Maybe many of these young athletes did not train during their winter break. They might have shown up to conditioning out of shape, and their football coaches and strength coaches wanted to give them a gut check workout; find out who was training and whom they can depend on. So they programmed something they felt “should” be doable for an 18-22 year old Division One collegiate football player who had been training since high school and had followed the Christmas break training program. (Just for reference, every strength coach I have ever had from college and NFL, provided every athlete program to follow when they were away from the facility.)
The problem is, these athletes might not have been ready to handle this workload and the coaches should have realized it. Many times as a coach you design something that looks great on paper only to change it dramatically once the workout starts.
Football is a very different animal. While the physical attributes are discussed often, the mental toughness and fortitude to survive the game is not always mentioned. Off-season is where the mental training begins; coaches make it tough – to test players and make the lesser ones quit. Every off-season program across America is designed to weed out the ones without the heart to play the game. Football is not for everyone and the training is hard.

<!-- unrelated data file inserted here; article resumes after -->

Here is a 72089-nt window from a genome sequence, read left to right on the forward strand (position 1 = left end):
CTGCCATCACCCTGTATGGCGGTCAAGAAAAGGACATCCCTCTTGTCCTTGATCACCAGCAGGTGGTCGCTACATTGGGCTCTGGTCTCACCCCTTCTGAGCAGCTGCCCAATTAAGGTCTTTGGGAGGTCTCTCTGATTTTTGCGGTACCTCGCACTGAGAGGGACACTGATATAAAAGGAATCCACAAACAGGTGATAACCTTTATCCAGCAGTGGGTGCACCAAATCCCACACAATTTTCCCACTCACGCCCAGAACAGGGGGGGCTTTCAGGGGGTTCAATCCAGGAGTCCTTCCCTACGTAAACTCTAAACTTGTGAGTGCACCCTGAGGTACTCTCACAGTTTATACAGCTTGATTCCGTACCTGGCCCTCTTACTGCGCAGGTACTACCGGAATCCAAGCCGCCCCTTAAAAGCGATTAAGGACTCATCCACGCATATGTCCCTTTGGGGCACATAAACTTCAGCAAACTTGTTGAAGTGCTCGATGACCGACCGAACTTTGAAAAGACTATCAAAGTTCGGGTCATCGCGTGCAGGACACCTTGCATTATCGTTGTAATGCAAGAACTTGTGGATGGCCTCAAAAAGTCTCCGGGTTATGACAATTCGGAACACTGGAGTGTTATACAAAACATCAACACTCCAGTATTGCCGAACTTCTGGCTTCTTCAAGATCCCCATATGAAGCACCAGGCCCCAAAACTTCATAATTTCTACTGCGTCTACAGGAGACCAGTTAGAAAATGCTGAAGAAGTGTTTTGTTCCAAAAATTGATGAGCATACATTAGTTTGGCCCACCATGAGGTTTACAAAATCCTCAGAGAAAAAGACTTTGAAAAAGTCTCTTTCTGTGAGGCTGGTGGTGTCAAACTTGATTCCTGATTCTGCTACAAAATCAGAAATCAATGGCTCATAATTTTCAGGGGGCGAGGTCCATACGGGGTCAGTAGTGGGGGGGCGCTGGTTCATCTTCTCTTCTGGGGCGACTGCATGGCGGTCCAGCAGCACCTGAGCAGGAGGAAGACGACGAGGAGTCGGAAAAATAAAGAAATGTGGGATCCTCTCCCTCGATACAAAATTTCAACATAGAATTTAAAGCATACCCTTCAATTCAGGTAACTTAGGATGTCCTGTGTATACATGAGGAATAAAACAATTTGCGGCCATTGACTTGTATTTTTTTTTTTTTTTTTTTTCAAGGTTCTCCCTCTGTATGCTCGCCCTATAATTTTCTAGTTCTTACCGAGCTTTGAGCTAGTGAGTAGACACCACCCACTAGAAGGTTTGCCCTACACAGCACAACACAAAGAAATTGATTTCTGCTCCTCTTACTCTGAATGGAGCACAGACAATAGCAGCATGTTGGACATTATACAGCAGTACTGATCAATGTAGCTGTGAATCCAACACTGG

What other factors could contribute to rhabdo?
We know that a pro-inflammatory diet is a contributing factor. A pro-inflammatory diet is one high in processed foods, grains and gut irritants. Most college athletes are relatively poor; at Berkeley I lived off a $740 monthly scholarship check and without the $300 my parents gave me I would not have made it. We can assume that most student-athletes do not have the time, understanding or financial ability to invest in a diet free from fast food and processed foods. I am sure the decision between “2 for Tuesday” or the purchasing of grass-fed meat and fresh vegetables is an easy one for an 18 year old college athlete.
If the workout was on a Wednesday, Thursday or Friday morning during the first two weeks of school you have to assume more than a few of the athletes could have shown up to training having consumed alcohol the night before, later in the day or both.
Lets face it…the best time to go out is during the first few weeks of school. No one has to worry about finals or midterms, you have a few dollars in your pocket and you have been gone for a month. Time to go out and have some fun. I am sure there are a dozen spots that are Hawkeye-friendly in Iowa City.
Anytime 13 football players out of a team of 85 get a life-threatening condition as a result of their training, there is a major disconnect.
As a coach, you have to understand how crippling volume can be and the need to be increase it intelligently. The coaches need to realize these are 18-22 year old men in college and might not be making the best choices when it comes to nutrition, sleep and alcohol consumption. However, the players need to take responsibility for their bodies and report in the off-season in shape and ready to train. They need to be well rested, not hung over and ready to get better each day.
The coaches need to be smart and realize the goal of the off-season is to strength and speed and the “Go Fuck Yourself” workouts should not come the first week of the off-season. I am sure if this workout had been programmed in the 8th week of the off-season you would not be reading this.